Queensland Information

Bowen

  • Location: Abbot Point (lat 19.88° S, long 148.08° E)
  • Type: WF100—6C/8 radar, with a 2.4m dish and 1.7° beam width
  • Availability (Typical): 24 hours per day

Interpretation Notes

The radar is situated at the top of the hill at the Northern tip of Abbot Point, approximately 25km North West of the Bowen Township. The radar has good coverage over the ocean from North West, through the North, East and South East. Inland, the radar's view is partially obscured by some hills (approx. 700m high) about 10 to 20 km to the SSE and by an isolated hill (approx. 250m high) about 6km to the WSW. These obstructions may hamper the detection of rainfall in these directions. The radar is well sited for detecting tropical cyclones out over the Coral Sea and for tracking thunderstorms over land. During the winter months when the South East trades winds are active, the radar will be able to detect developing showers. However, it can also be affected by sea clutt er during windy conditions when the rough sea surface reflects the radar signal possibly masking light inshore showers.

Brisbane (Mt. Stapylton)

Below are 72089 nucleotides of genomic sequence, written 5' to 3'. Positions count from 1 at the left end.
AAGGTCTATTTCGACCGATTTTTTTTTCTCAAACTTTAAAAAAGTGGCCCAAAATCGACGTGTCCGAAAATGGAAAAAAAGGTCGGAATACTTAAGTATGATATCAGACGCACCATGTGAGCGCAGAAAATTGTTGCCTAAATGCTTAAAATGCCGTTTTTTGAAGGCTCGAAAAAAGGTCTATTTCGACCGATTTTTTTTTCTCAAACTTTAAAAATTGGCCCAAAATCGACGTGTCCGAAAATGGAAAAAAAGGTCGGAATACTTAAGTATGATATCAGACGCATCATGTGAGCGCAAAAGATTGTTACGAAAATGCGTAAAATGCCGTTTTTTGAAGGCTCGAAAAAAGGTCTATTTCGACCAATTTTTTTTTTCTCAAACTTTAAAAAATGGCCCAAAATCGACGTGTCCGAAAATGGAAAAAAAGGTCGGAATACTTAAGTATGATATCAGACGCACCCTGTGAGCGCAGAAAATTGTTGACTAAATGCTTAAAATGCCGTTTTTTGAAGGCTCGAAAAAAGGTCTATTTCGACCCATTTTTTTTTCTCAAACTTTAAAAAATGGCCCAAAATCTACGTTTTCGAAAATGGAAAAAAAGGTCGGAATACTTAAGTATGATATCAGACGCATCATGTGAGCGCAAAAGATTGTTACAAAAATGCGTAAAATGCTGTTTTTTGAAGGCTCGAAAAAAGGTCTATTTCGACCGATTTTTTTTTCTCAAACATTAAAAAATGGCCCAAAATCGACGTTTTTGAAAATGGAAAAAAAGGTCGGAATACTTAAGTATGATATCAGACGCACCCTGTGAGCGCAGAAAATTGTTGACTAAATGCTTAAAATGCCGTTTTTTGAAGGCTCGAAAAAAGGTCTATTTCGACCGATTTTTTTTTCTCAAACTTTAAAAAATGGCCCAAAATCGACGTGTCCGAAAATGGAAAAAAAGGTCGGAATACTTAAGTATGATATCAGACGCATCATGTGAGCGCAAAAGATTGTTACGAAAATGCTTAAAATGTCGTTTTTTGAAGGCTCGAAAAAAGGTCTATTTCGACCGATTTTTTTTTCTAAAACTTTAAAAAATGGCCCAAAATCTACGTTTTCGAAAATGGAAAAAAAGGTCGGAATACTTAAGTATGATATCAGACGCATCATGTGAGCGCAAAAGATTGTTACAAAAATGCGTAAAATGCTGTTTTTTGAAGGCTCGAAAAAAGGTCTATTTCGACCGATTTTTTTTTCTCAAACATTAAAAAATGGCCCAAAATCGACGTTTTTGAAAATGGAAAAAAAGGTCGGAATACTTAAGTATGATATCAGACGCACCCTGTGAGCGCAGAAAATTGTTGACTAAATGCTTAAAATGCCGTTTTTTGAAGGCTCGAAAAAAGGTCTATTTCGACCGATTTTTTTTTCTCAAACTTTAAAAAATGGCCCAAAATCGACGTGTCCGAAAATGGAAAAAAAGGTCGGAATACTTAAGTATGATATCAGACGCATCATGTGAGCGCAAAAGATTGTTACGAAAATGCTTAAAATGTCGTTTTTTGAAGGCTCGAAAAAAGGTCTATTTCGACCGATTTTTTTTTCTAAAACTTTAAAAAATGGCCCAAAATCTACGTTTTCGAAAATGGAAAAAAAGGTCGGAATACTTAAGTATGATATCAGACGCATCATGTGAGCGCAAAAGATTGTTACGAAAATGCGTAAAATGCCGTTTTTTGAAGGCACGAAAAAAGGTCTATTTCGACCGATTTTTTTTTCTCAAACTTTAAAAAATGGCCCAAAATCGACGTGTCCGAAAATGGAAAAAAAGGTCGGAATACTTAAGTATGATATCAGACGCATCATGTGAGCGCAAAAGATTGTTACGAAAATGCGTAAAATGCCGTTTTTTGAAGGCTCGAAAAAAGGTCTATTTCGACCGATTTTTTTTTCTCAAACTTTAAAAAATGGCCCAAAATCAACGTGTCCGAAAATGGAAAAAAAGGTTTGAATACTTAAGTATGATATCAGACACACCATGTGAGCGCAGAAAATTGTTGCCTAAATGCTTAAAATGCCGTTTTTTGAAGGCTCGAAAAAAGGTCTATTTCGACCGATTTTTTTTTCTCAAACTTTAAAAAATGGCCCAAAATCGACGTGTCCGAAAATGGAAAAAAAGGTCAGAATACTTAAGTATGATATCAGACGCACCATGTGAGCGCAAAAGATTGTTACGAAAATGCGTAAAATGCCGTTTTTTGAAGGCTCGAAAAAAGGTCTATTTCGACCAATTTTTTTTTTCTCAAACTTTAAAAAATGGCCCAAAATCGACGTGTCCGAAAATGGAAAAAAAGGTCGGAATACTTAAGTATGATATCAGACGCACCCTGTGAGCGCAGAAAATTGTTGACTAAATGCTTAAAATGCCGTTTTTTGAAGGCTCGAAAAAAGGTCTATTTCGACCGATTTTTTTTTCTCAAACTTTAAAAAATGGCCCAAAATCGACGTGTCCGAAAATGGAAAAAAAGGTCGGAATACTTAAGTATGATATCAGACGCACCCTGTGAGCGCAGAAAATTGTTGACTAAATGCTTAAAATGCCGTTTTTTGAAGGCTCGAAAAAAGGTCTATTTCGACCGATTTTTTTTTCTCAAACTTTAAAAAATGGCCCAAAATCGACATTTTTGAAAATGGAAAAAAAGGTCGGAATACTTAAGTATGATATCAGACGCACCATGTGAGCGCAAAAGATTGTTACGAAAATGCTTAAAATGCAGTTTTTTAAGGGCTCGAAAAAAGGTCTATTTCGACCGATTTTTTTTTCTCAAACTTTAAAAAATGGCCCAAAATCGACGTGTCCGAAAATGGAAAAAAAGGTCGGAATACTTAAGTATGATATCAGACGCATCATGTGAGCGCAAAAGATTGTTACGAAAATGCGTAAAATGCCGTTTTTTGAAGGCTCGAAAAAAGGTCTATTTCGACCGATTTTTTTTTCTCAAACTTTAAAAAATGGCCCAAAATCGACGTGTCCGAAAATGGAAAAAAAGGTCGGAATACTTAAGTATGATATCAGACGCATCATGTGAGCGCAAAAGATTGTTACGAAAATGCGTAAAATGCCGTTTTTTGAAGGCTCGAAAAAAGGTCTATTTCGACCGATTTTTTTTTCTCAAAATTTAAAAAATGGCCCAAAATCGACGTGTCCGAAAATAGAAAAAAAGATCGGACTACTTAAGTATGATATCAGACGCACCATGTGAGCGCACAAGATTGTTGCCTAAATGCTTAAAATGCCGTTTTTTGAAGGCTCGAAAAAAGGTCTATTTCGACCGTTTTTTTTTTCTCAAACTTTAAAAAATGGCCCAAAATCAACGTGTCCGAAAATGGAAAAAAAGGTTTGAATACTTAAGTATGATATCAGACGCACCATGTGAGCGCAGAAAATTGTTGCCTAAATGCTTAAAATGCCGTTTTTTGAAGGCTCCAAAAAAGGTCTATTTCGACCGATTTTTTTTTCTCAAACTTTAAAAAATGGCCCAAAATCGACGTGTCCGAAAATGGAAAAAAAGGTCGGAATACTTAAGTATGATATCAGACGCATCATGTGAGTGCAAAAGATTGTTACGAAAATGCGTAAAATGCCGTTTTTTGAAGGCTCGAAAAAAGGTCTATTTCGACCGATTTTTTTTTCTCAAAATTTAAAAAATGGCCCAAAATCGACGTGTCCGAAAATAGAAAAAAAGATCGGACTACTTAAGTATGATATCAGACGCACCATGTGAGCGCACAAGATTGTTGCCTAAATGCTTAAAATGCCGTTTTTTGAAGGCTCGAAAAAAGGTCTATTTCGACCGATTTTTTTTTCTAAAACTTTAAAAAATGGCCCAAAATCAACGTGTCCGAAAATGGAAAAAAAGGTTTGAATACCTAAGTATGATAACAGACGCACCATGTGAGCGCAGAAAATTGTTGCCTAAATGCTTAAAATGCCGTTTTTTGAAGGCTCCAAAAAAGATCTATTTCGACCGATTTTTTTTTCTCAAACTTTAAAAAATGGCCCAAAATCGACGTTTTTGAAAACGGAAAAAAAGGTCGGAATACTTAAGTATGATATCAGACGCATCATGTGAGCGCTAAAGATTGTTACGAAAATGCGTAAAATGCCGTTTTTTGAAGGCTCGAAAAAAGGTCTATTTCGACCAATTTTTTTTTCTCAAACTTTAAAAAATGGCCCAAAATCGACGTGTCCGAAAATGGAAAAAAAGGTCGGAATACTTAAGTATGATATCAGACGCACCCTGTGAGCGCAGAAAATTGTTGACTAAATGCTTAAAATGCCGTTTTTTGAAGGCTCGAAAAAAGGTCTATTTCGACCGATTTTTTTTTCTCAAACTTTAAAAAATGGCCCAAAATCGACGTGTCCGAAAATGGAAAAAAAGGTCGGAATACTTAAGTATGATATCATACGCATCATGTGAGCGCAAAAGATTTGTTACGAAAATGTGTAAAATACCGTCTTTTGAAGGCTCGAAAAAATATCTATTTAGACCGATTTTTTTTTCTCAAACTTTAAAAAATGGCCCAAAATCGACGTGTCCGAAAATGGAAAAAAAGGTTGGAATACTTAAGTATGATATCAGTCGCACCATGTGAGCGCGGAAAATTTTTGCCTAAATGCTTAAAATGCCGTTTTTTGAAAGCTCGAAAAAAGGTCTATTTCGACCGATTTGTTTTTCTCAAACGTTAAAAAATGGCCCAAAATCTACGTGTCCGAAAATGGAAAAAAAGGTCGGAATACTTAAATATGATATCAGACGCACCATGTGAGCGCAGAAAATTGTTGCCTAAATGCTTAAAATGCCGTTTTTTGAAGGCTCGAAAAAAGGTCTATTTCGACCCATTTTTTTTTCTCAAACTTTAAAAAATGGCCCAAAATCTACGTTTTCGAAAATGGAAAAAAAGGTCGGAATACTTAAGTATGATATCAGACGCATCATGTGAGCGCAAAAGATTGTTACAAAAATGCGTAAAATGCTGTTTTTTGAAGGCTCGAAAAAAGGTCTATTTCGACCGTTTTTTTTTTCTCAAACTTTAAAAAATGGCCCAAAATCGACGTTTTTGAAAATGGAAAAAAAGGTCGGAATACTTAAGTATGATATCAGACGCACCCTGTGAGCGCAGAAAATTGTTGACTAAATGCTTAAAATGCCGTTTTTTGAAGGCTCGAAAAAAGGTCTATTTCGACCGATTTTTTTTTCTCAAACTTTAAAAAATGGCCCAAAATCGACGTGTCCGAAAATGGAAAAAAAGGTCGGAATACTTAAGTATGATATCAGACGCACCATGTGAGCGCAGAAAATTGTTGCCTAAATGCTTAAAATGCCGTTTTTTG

• Location: lat 27.718° S, long 153.240° E
  • Type: Meteor 1500 S-band Doppler
  • Availability (Typical): 24 hours per day

Interpretation Notes

Geographical Situation

The radar is located on an isolated hill about 150m above mean sea level, just east of Beenleigh. This site provides good low-level coverage, ideal for Doppler observations, of the Greater Brisbane area.

The Great Dividing Range to the west and the Lamington Plateau to the south, reduce the radar's view from the south through to the west, affecting its ability to detect weak rainfall from low clouds beyond these obstructions.

The radar's coverage, based on detecting echoes at an altitude of 3000m, extends to a range of about 200 km in the north to Tin Can Bay, then it follows a smooth arc through the east to the south-south-east, where it rapidly reduces to about 150 km at Evans Head. Inland it extends in a ragged arc from Evans Head, to Casino, Tenterfield, Stanthorpe, Karara, Dalby, Kingaroy and to Tin Can Bay.

Meteorological Aspects